Dear Henry Tate,
Welcome to our tenth issue, and thanks to all our new subscribers, from as far afield as the Shetland Islands and New Zealand, who have helped to increase our print run to 100,000 copies. We celebrate this by inviting The Wrong Gallery (Maurizio Cattelan, Ali Subotnick and Massimiliano Gioni), who like to call themselves ‘a parasite institution temporarily living inside Tate Modern’, to pay homage to some alternative images of Britishness in the Tate collection. Their project – Henry II – features some lesser-displayed works, such as Edward Burra’s Skeleton Party c.1952 and John Quinton Pringle’s The Window 1924. It also presents Franz West’s antidote to the theme – Greetings from Vienna.
In this issue, there are antidotes of another kind. Maya Deren was considered to be one of the first important American experimental filmmakers. Her iconic Meshes of the Afternoon in 1943 was a model for self-financed production, and a message to film companies that big didn’t necessarily mean better. As she put it: ‘I make my pictures for what Hollywood spends on lipstick.’ Deren’s interest in art, film and, most notably, anthropology brought her into contact with such people as Marcel Duchamp, Anaïs Nin and John Cage.
Early in the twentieth century, the artists of the avant-garde were similarly attracted to film, including Kandinsky, the Futurists and, for a moment, Picasso. However, few of these projects ever materialised. One exception, as Ian Christie writes, was Salvador Dalí, who found the medium an ideal aesthetic vehicle for Surrealism, and, in contrast to Deren, wilfully embraced Hollywood. As Tate Modern’s exhibition Dalí & Film will show, his film projects would mirror developments in the century’s art, from his early collaboration with Luis Buñuel in Un Chien Andalou (1929) to his later work with Disney (Destino, 1946/2003), and then in what could be regarded as the first artist’s video, the fabulously anarchic Chaos and Creation, made in 1960.
Bice Curiger and Simon Grant.
In this issue
‘I first set my eyes on it one Saturday morning in Rough Trade in late June 1979. The record had just come into the shop… I bought it immediately.’ Jon Wozencroft on Peter Saville’s work on Joy Division’s Unknown Pleasures album cover, as he developed from the ‘Use Hearing Protection’ posters of Factory Records into a graphic design icon.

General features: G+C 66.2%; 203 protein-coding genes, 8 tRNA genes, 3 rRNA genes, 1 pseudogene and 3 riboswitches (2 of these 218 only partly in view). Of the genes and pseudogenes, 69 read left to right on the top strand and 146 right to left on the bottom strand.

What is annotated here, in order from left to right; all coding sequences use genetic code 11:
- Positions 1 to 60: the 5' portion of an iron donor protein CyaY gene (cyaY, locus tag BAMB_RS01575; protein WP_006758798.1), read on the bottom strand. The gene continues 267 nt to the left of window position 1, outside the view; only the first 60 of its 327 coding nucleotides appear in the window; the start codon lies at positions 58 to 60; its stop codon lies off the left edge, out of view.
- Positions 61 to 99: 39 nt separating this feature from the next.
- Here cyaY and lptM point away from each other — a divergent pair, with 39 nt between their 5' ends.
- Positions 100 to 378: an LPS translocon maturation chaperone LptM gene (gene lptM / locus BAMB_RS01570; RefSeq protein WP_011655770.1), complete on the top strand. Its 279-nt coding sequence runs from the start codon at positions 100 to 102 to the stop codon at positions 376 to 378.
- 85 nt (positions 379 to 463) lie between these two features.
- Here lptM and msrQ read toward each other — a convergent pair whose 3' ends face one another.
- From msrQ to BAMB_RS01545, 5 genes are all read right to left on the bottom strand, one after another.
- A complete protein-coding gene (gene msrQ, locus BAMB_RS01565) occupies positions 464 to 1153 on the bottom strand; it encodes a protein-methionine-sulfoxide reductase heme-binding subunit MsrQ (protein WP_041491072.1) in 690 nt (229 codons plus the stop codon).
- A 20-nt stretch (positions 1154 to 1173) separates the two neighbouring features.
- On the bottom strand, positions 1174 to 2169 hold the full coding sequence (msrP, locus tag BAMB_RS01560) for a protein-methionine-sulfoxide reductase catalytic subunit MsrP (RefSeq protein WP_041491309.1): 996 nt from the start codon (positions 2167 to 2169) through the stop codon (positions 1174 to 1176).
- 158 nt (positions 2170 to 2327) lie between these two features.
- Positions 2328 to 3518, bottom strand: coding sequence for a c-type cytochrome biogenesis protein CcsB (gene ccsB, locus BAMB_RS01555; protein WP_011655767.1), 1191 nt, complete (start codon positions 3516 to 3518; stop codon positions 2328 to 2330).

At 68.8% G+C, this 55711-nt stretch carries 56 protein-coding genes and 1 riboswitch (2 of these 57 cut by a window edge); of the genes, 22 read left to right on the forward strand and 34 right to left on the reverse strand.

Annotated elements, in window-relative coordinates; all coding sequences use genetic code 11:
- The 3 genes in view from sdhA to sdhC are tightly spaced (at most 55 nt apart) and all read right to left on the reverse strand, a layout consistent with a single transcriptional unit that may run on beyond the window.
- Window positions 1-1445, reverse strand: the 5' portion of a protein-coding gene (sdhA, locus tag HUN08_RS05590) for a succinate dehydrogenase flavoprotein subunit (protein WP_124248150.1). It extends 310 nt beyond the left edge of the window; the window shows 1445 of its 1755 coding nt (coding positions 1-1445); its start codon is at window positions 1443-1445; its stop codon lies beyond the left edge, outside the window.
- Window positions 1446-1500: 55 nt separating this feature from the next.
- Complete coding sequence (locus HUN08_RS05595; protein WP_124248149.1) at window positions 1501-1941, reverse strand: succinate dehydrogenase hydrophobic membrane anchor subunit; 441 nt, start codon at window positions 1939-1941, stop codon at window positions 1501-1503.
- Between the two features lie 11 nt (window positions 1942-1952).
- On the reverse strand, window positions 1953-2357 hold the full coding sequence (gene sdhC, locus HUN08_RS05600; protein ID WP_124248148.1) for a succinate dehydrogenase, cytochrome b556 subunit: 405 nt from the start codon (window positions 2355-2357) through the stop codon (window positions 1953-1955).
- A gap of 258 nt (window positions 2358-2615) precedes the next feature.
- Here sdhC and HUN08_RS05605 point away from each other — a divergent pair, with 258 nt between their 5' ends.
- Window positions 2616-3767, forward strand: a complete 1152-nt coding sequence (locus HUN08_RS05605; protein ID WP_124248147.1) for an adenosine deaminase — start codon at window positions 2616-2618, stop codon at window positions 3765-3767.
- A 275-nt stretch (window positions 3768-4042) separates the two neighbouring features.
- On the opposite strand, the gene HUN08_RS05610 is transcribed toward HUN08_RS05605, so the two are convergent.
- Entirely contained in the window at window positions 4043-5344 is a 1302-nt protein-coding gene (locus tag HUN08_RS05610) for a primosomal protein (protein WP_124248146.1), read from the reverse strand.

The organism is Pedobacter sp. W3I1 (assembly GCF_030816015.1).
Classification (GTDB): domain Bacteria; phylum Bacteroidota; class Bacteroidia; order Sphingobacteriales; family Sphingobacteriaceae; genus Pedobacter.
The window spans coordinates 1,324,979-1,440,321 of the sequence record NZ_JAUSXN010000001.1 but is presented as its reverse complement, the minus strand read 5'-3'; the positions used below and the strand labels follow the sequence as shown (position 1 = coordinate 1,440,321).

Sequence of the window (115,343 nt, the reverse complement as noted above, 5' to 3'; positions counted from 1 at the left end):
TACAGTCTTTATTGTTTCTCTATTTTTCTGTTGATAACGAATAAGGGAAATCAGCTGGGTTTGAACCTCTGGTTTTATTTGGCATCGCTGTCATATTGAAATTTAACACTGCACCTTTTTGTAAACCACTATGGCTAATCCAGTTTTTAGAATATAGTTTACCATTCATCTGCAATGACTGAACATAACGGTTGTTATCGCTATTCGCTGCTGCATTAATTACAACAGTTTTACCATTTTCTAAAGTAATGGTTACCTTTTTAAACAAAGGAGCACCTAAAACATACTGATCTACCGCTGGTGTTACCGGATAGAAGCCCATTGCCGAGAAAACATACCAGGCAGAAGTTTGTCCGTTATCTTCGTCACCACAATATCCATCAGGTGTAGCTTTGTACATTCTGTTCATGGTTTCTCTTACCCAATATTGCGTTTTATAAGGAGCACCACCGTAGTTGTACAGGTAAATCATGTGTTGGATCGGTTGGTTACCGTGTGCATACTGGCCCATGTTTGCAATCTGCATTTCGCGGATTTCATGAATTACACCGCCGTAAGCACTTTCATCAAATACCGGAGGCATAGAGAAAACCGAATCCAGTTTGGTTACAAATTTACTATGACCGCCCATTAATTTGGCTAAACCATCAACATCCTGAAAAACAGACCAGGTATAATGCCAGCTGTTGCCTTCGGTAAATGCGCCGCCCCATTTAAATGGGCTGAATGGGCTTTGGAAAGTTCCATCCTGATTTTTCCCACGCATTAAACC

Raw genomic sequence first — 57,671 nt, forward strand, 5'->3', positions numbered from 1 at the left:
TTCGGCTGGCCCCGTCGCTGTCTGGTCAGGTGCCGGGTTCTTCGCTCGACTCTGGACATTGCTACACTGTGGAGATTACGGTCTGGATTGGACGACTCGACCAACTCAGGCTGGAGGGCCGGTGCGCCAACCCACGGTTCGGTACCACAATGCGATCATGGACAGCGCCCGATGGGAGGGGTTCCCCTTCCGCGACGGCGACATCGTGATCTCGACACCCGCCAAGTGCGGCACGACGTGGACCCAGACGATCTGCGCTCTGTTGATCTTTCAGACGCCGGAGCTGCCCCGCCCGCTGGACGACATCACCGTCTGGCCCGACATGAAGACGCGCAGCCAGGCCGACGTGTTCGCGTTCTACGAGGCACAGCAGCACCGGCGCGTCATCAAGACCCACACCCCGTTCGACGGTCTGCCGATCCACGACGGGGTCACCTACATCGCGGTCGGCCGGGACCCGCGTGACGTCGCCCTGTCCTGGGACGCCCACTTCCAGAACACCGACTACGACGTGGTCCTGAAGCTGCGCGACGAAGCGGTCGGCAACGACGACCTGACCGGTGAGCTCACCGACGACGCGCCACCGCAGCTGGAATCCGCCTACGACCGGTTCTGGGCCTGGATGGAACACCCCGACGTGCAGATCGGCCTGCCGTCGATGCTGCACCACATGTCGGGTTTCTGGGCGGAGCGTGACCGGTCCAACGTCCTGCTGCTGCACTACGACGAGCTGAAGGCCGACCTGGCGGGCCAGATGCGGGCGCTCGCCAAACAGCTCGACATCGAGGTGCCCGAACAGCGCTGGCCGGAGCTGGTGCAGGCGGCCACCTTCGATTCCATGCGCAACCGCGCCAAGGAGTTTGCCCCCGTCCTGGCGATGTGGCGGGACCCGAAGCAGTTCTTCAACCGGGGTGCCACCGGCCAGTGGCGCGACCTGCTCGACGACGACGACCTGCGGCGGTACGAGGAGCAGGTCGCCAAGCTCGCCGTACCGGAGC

‘Your work is shit’ – the Italian artist Piero Manzoni was allegedly told by his father. In response to this slur, he came up with the idea of canning his own excrement as a work of art. Merda d’artista 1961 was made into an edition of 90. A neat riposte considering his father owned a canning factory. John Miller on the excremental value in Piero Manzoni’s Merda d’artista – sold in cans by weight at gold’s daily market price (becoming literally worth its weight in gold).
Salvador Dalí as filmmaker? A strange idea to those who think he was little more than a one-time collaborator with Luis Buñuel and consultant to Hitchcock on Spellbound. However Dalí, connecting with the first wave of Modernists, had a lifelong obsession with film.
In 1976 Salvador Dalí made a film with José Montes Baquer called Impressions of Upper Mongolia, Hommage to Raymond Roussel, partly in response to a brief correspondence with the French author and forefather of the Surrealists. The origins of its making are as surreal as the film itself.
Salvador Dalí as filmmaker? Roy Disney on the artist’s collaboration with his Uncle Walt
To coincide with Tate Modern’s exhibition exploring his work as a film-maker, Jonas Mekas remembers the Dalí happenings.
Upon its prize-winning appearance at the 1961 John Moores’ Exhibition in Liverpool, Peter Blake’s Self-Portrait with Badges 1961 rapidly became an icon of British Pop Art. Now, decades later, the picture features in Blake’s retrospective exhibition at Tate Liverpool. Stephen Daniels on Blake and denim, inspired by Levi jeans and Elvis.
In the small town of Stykkishólmur, Iceland, Roni Horn has created a community centre that houses two installations, the second of which, Water, Selected, consists of an ‘archive’ of water from 24 glacial sources across the country. Based on a recent visit, via the Thames, to Tate Britain and Tate Modern, Horn ruminates on how water is central to her work.
Gilda Williams looks at the most influential person in Andy Warhol's life – his mother Julia Warhola.
Hélio Oiticica’s Brazilian arts flourished in the 1950s, originating with the Modernist movement of the 1920s, and Oiticica became a barrier-smasher in this period.
Hélio Oiticica’s The Body of Colour comes to Tate Modern in June. Brazilian arts flourished in the 1950s, originating with the Modernist movement of the 1920s, and Oiticica became a barrier-smasher in this period.
Artists and curators celebrate the influence of the Brazilian artist on their work
As a twelve-year-old in 1945, Oliver Sacks took a stereographic image of his London street from his bedroom window. Tate Etc. prints it for the first time as Sacks talks about his renewed interest in stereography, along with colour and motion – three things which were being explored in Victorian photography.
Maya Deren (1917–1961) is regarded as one of the first important American experimental filmmakers. To coincide with a series of film screenings at Tate Modern, Marina Warner explores her oeuvre, including her study of voodoo in Haiti, and examines how Deren managed ‘the profound affinity between the material properties of film and inner states of mind’.
To coincide with Tate Britain’s photographic survey of Britain’s social history, Tate Etc. asked a selection of writers, curators and photographers to reflect on some memorable images.
On a visit to the Tate archive, Paul Simmons discovers a book from 1928 that points the way for a current decorative revival.